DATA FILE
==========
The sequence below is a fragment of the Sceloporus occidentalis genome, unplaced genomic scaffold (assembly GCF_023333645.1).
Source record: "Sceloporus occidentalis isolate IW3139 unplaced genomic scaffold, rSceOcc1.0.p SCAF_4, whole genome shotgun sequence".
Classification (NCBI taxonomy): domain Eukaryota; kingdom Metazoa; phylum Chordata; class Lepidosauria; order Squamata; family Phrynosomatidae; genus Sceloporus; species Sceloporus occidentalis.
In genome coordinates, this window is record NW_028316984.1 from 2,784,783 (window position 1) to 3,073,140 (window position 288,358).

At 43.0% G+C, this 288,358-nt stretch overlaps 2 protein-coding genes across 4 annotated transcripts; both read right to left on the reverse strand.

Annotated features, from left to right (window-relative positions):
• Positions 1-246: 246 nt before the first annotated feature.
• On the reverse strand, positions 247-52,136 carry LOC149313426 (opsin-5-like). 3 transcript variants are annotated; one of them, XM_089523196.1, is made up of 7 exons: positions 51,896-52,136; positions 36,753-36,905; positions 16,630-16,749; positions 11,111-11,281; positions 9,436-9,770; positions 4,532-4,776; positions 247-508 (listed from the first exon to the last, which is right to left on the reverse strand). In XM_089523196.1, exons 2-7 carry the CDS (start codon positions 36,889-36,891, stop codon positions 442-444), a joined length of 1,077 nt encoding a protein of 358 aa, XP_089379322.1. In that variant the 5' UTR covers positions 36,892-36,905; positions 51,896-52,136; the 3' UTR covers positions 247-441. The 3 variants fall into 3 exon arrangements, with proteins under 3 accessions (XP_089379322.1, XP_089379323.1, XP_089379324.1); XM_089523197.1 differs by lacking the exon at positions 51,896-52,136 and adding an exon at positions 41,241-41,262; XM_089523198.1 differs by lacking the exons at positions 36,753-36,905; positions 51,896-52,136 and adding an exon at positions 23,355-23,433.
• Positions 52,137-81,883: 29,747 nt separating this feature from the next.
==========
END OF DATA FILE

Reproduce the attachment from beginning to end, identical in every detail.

The sequence below is a fragment of the Sceloporus occidentalis genome, unplaced genomic scaffold (assembly GCF_023333645.1).
Source record: "Sceloporus occidentalis isolate IW3139 unplaced genomic scaffold, rSceOcc1.0.p SCAF_4, whole genome shotgun sequence".
Classification (NCBI taxonomy): domain Eukaryota; kingdom Metazoa; phylum Chordata; class Lepidosauria; order Squamata; family Phrynosomatidae; genus Sceloporus; species Sceloporus occidentalis.
In genome coordinates, this window is record NW_028316984.1 from 2,784,783 (window position 1) to 3,073,140 (window position 288,358).

At 43.0% G+C, this 288,358-nt stretch overlaps 2 protein-coding genes across 4 annotated transcripts; both read right to left on the reverse strand.

Annotated features, from left to right (window-relative positions):
• Positions 1-246: 246 nt before the first annotated feature.
• On the reverse strand, positions 247-52,136 carry LOC149313426 (opsin-5-like). 3 transcript variants are annotated; one of them, XM_089523196.1, is made up of 7 exons: positions 51,896-52,136; positions 36,753-36,905; positions 16,630-16,749; positions 11,111-11,281; positions 9,436-9,770; positions 4,532-4,776; positions 247-508 (listed from the first exon to the last, which is right to left on the reverse strand). In XM_089523196.1, exons 2-7 carry the CDS (start codon positions 36,889-36,891, stop codon positions 442-444), a joined length of 1,077 nt encoding a protein of 358 aa, XP_089379322.1. In that variant the 5' UTR covers positions 36,892-36,905; positions 51,896-52,136; the 3' UTR covers positions 247-441. The 3 variants fall into 3 exon arrangements, with proteins under 3 accessions (XP_089379322.1, XP_089379323.1, XP_089379324.1); XM_089523197.1 differs by lacking the exon at positions 51,896-52,136 and adding an exon at positions 41,241-41,262; XM_089523198.1 differs by lacking the exons at positions 36,753-36,905; positions 51,896-52,136 and adding an exon at positions 23,355-23,433.
• Positions 52,137-81,883: 29,747 nt separating this feature from the next.